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An organization's managers and leaders can—and should—be the greatest advocates for the safety of the front-line personnel. Openness to new technologies and best practices is key to that advocacy and a defining characteristic of a robust safety system designed for continuous improvement.

The Foundation of Your Company - Let’s Keep Them Safe

Front-line employees are the foundation upon which your company is built, but differing roles and responsibilities may lead to differences in the way that employees and company management perceive and advocate for safety.

Therefore, it is crucial that all levels of a company share a perspective and commitment to the organization's values, the most important of which is safety and health. Leaders at all levels can affect a positive safety culture within the structure and ensure that considerations for health and safety are present in all company processes at all levels. In a strong organizational culture committed to safety, the commitment provides a path to openness and engagement with new safety interventions, including new safety measures, technologies, and processes rooted in best practices.

Introducing New Safety Measures

Introducing anything new to an organization can prove challenging, and safety measures are no different. When buy-in is low, implementing beneficial safety measures rarely goes smoothly. But change is inevitable, and mid-level management's position, joining the leadership ceiling to the worker foundation, is crucial in keeping the structure intact while change and disruptions occur. Mid-managers are primary agents of change and can, as pillars of your company, keep the structure strong and intact by supporting the process of managing the change.

But what makes implementing change difficult? One very common reason is that sometimes managers or leaders are hesitant about adopting new safety measures and tools because they have no historical precedent or are not yet in widespread use. But seat belts, hard hats, safety harnesses, high-visibility apparel, or drug tests were new once too. Considering that these things are now staples of health and safety and human resources processes, hesitancy in adopting new tools is likely based on misaligned commitments or perceptions regarding change.

Should You Improve Safety Measures?

Another common reason that change is difficult is differences of opinion about whether the safety system deserves improvement at all, especially when incidents and accidents have historically been rare or minor. But the problem is that most of the time, safety systems are only subject to improvement after incidents have occurred because the incidents exposed a loophole or oversight in the safety system. Or, worse, only the employee involved is blamed, and improving the system is not even considered. These are signs of an immature safety system in need of considering continuous improvement principles, including implementing new safety measures.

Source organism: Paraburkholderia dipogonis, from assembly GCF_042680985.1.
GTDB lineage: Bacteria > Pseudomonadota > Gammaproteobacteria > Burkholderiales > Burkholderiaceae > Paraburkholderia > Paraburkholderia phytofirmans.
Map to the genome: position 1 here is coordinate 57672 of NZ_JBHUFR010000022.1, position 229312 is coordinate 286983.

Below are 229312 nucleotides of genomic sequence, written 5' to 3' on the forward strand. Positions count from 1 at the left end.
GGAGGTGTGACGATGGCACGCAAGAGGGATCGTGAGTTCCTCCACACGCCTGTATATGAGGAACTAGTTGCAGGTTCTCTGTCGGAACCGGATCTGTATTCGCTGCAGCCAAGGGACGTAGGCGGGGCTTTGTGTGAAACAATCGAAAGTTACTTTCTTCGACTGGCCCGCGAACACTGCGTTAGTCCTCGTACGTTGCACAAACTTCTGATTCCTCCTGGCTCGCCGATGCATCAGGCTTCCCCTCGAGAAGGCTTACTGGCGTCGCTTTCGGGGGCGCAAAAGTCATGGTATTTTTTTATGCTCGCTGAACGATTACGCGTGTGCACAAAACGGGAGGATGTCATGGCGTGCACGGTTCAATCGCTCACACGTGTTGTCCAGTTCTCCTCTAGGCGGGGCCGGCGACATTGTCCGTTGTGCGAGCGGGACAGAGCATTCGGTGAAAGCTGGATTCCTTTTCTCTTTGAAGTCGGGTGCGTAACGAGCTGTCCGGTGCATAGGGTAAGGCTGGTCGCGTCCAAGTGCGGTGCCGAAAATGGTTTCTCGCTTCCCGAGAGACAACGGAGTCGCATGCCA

Predictive Safety's philosophy is that, with an analytical approach and the right technologies, loopholes and unseen flaws in a safety system can be addressed preemptively, before they can pose risks and lead to safety incidents and lost productivity. Put plainly:

  • You don't have to wait for a safety incident to discover and address a safety risk; and
  • Having avoided incidents in the past doesn't mean your safety system has eliminated all potential risks.

Understanding that middle managers serve as pillars maintaining proper organizational structure as well as liaisons between the front line and the executive leadership is key to overcoming difficulties in implementing new and emerging safety measures. Companies owe it to their employees to remain open and continuously evaluate their efforts in ensuring everyone goes home in the same condition they were in when they arrived at work.

Tools like AlertMeter® and PRISM™ can help give employees, managers, and company leaders an equal perspective on the workforce's fitness for duty daily. It is easy to be skeptical about the value of introducing and implementing change, and change can be intimidating. But change is inevitable, and embracing change toward a safer and healthier workforce requires managers to be champions and advocates for their employees' well-being. As primary change agents, middle managers should be equipped with the tools and knowledge to increase their ability to influence and maintain a positive safety culture.

More Resources:

Workplace Accidents - Why Do They Keep Happening?
The Ultimate Guide to Safety Culture
3 Myths About Workplace Safety
Workplace Accidents Reporting Prevention and Costs - The 25 Hidden Costs of Workplace Accidents
23 Night-Shift Tips to Boost Shift Safety and Productivity in the Workplace
3 Ways Great Operations Managers Increase Productivity And Safety At Work
Safety, Quality & Productivity Technology
Thwarting the Accident Cycle through Effective Safety Communication
Safety Issues Associated with Commercially Available Energy Drinks
To Increase Safety and Productivity, Focus On The Front Line


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